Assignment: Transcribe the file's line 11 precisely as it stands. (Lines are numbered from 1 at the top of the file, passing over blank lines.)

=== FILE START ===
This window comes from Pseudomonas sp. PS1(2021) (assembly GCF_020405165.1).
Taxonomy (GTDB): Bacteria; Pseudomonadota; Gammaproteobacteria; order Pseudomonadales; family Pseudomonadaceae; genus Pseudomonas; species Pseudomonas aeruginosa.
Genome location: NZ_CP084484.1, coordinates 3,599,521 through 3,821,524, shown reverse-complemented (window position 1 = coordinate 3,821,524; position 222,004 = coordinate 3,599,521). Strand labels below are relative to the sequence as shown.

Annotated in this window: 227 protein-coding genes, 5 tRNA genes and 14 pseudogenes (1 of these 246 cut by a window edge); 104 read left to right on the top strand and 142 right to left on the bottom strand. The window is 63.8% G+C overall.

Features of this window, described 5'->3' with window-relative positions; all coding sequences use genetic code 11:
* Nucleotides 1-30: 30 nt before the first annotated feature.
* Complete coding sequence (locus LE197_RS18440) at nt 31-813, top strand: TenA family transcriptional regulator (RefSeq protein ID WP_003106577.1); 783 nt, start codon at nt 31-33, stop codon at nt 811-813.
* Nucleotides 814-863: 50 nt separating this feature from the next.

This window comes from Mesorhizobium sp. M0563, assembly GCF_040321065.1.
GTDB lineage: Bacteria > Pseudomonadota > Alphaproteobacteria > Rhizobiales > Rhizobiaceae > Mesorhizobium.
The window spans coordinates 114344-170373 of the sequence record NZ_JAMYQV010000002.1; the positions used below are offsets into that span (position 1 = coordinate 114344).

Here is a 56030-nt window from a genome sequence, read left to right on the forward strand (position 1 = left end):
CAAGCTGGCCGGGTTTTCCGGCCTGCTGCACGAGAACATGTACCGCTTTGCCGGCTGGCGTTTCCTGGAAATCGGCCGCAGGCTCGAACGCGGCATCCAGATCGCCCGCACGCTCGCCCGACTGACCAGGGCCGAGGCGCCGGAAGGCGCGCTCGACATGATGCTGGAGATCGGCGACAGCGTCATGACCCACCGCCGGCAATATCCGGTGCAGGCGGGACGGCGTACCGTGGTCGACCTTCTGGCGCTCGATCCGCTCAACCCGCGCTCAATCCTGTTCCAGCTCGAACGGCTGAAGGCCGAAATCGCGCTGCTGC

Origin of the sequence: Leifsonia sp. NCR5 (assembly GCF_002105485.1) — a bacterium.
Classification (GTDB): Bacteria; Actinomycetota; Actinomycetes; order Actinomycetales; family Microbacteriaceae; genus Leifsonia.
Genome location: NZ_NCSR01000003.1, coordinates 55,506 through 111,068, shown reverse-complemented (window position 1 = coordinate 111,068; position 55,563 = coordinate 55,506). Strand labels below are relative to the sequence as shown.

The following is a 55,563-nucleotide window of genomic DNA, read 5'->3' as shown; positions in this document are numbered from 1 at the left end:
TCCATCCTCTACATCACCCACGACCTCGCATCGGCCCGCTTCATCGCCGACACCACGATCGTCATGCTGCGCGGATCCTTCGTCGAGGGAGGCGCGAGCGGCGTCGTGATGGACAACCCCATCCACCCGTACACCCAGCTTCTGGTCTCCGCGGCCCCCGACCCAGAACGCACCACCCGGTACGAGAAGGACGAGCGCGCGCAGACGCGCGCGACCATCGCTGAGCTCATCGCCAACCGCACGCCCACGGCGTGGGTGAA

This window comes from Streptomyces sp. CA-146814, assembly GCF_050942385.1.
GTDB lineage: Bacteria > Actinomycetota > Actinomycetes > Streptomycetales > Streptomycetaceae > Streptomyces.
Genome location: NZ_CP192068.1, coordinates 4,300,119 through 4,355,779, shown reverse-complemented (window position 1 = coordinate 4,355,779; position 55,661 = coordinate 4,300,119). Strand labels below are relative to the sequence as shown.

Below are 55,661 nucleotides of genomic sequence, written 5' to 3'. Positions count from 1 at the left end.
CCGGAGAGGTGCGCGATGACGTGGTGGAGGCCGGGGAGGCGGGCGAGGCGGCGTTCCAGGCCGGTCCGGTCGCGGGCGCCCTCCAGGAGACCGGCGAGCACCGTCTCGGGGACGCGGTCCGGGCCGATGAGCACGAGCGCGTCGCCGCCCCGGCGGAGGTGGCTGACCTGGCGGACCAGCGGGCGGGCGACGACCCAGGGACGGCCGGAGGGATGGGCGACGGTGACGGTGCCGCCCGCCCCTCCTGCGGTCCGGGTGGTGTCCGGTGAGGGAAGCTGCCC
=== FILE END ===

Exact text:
The window spans coordinates 114344-170373 of the sequence record NZ_JAMYQV010000002.1; the positions used below are offsets into that span (position 1 = coordinate 114344).